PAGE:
Pink Dot, Singapore’s biggest LGBTI Pride event, was launched on Wednesday (15 May).
Organizers are gearing up for the main event, the annual rally scheduled to take place on 29 June.
This year, Pink Dot organizers are calling on Singaporeans to ‘Stand Against Discrimination’.
But despite a direct call in 2018 for the repeal of Singapore’s anti-gay law, organizers were quick to downplay any potential politicization of this year’s event.
Last year, the Pink Dot rally culminated in a call for the repeal of Section 377A.
Section 377A is a law from the British colonial era which criminalizes male homosexual sex. Though rarely enforced, LGBTI rights activists say the law perpetuates negative stereotypes surrounding Singapore’s LGBTI community.
‘What we should not do is neither pretend that it does not exist, nor to sweep it under the carpet’
Pink Dot is Singapore’s most well-known LGBTI event. In a city-state which curtails public assemblies, Pink Dot is the civil society group which draws the largest crowds every year.
According to a recent survey, the number of people in Singapore supportive of LGBTI rights has increased. This is particularly true among young people.
Pink Dot’s organizers hope that this year’s message against discrimination will resonate across schools and workplaces.
In their opening speech, three Pink Dot organizers highlighted issues LGBTI people in Singapore face. For instance, schoolteachers have reported being unable to provide adequate counseling to LGBTI students.
The organizers also pointed out that LGBTI themes and issues are still censored in the mainstream media.
LGBTI rights groups have often said that the retention of Section 377A perpetuates the marginalization of LGBTI people in the country.
‘We often say that Singapore is an inclusive place; a place where minority groups live together in harmony,’ said Clement Tan, one of the Pink Dot organizers. ‘But when one of us faces discrimination, it is important for all of us, as Singaporeans, to stand up against that discrimination.’
‘What we should not do is either pretend that it does not exist, or to sweep it under the carpet,’ Tan added.
But not everyone might be on board. Organizers acknowledged that high-ranking members from Singapore’s ruling People’s Action Party have claimed that LGBTI people do not face discrimination in Singapore.
‘I don’t see that as particularly political’
Once again, Pink Dot finds itself treading the line between politics and human interest.
The movement has long been criticized by other Singaporean activists for its seeming reluctance to talk about LGBTI equality as a political and human rights issue.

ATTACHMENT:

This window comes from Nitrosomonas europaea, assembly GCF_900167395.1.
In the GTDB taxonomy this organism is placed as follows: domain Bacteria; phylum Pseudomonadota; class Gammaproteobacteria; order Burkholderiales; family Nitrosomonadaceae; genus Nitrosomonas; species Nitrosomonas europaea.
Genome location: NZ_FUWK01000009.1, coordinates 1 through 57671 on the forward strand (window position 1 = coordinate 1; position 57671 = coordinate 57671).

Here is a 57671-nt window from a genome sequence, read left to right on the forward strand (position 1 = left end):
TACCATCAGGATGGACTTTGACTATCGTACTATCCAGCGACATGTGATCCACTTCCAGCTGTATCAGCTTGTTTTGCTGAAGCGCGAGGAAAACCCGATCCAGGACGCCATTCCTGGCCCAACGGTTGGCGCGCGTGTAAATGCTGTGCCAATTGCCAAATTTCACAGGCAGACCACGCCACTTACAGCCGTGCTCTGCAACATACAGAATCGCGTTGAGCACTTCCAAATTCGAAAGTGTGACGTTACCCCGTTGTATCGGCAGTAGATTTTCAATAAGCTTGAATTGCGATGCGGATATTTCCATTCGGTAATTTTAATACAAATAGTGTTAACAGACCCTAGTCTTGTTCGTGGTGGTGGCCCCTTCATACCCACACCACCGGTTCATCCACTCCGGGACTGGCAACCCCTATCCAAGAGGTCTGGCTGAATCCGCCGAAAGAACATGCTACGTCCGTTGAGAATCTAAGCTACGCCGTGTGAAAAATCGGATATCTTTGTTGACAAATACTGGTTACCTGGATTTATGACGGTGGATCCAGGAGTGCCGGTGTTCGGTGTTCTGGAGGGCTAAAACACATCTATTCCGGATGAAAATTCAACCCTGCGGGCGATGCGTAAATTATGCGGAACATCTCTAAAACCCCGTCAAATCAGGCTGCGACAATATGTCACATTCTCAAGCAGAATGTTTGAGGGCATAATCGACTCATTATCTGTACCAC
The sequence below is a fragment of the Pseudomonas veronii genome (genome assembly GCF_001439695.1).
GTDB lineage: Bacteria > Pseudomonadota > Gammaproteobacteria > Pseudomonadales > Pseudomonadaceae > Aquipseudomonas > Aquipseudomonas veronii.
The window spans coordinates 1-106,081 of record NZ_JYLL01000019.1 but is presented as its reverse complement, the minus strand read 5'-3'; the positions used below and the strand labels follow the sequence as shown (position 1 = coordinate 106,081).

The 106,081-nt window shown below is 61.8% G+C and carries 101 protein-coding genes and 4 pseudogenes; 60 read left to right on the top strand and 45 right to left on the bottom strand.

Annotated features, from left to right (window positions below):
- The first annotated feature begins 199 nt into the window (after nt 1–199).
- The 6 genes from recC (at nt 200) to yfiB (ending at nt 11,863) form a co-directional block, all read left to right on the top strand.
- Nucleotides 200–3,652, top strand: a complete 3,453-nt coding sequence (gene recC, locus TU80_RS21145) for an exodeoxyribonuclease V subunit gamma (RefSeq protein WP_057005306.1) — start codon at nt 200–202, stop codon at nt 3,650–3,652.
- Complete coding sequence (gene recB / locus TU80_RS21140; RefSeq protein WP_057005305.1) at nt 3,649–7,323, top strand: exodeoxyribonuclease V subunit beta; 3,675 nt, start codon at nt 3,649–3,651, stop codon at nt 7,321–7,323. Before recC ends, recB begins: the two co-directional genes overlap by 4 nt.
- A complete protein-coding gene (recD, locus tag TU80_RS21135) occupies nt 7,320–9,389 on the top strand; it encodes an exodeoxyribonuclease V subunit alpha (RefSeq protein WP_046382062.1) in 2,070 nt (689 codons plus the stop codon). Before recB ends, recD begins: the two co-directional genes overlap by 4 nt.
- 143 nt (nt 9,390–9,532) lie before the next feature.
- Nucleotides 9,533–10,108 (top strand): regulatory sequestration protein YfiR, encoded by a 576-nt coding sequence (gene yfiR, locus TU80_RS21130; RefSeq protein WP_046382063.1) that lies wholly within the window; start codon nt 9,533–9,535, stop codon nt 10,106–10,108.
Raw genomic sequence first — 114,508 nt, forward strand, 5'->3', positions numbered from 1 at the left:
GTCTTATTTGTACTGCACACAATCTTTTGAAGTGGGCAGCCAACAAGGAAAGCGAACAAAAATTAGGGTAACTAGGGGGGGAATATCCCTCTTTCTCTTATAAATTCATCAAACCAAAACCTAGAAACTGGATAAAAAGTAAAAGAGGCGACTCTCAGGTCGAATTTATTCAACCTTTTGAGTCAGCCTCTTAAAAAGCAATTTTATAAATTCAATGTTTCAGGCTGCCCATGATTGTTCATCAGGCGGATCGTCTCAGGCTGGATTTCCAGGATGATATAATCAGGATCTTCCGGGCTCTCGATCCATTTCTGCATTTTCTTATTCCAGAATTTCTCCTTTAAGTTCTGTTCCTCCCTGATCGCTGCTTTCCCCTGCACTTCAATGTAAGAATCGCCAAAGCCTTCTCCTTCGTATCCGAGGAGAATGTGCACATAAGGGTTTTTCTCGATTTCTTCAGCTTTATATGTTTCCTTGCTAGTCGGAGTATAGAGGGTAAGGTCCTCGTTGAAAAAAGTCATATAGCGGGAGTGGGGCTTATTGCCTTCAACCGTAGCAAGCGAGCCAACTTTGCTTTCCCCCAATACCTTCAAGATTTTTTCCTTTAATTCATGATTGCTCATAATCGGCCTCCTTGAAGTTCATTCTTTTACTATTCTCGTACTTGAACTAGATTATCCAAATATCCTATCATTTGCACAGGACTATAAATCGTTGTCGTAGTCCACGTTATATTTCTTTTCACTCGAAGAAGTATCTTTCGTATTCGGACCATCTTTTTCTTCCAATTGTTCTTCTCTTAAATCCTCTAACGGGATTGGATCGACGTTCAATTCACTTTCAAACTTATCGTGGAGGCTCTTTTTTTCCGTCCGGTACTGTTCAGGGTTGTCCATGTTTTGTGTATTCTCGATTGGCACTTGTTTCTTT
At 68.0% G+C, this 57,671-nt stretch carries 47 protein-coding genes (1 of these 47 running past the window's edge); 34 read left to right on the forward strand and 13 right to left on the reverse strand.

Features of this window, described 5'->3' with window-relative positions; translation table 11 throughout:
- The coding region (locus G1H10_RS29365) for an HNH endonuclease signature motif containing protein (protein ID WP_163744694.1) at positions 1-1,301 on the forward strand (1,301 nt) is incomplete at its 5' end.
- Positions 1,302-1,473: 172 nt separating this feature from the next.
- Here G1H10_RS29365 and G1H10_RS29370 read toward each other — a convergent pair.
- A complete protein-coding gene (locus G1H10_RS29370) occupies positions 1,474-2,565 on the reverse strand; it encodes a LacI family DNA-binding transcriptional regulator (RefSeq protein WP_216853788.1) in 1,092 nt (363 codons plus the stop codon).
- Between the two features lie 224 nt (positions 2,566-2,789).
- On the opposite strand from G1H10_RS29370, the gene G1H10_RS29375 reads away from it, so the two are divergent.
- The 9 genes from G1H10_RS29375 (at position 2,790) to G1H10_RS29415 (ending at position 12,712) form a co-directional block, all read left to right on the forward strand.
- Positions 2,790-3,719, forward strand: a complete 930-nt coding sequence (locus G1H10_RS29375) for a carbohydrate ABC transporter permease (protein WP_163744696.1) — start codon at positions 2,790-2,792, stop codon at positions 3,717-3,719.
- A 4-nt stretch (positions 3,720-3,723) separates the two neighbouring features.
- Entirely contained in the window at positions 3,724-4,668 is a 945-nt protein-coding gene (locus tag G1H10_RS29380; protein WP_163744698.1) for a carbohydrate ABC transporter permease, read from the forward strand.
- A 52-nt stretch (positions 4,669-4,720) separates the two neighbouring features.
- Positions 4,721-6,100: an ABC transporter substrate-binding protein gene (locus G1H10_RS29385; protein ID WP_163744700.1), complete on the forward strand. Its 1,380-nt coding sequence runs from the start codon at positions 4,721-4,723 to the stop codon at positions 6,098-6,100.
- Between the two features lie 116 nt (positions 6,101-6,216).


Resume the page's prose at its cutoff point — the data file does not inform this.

Instead, Pink Dot tends to frame its messages in terms of individual kindness and acceptance. The annual rally is largely portrayed as a fun picnic celebration rather than a demonstration demanding equality and justice for all.
While this might be a strategic move in a country with a government that’s highly suspicious of and opposed to political activism, critics have lamented that such a narrative merely appeals to political leaders to consider change, rather than applying more pressure on them to actually do so.
In a press conference following the launch, most members of the organizing committee attempted to downplay the political aspect of Pink Dot.
‘We are calling for the end of discrimination. I don’t see that as particularly political,’ said another Pink Dot spokesperson, Paerin Choa.
‘We don’t see this as falling back from last year’s message, ‘ said Tan. ‘We see this as zooming in on one of last year’s declarations.’
Speaking to GSN, a member of Pink Dot’s communication team said that trying to share the message of Pink Dot was in ‘middle/gray’ area and could not commit to whether the movement was political or not.
This year’s call to stand up to discrimination follows Pink Dot’s 10th public event in 2018.
Last year saw a renewed push by LGBTI activists to challenge Singapore’s Section 377A. The most high-profile of these efforts was Ready4Repeal, which directly called on the government to repeal the controversial law.
However, the overall movement has been met with a muted response.
Last year, a petition to call for the repeal of the law garnered around 50,000 amount of signatures. However, this was eclipsed by a rival petition in favor of retaining Section 377A. The counter-petition wrapped up with over 100,000 signatures.
A recent survey also suggested most Singaporeans favored retaining Section 377A, even if the law were not enforced.
Senior political figures in Singapore have been reluctant to address issues surrounding Section 377A.
In September 2018, K Shanmugam, the law and home affairs minister, said the Singaporean government would only consider repealing Section 377A if the majority of the public were in favor of it.
Opposition politicians have also been wary about addressing whether or not to repeal the controversial law.
In April, Pritam Singh, leader of Singapore’s main opposition party, said his party would not call for the repeal of Section 377A. Singh said that he did not want to politicize the issue.
LGBTI rights activists in Singapore expressed disappointment at Singh’s announcement.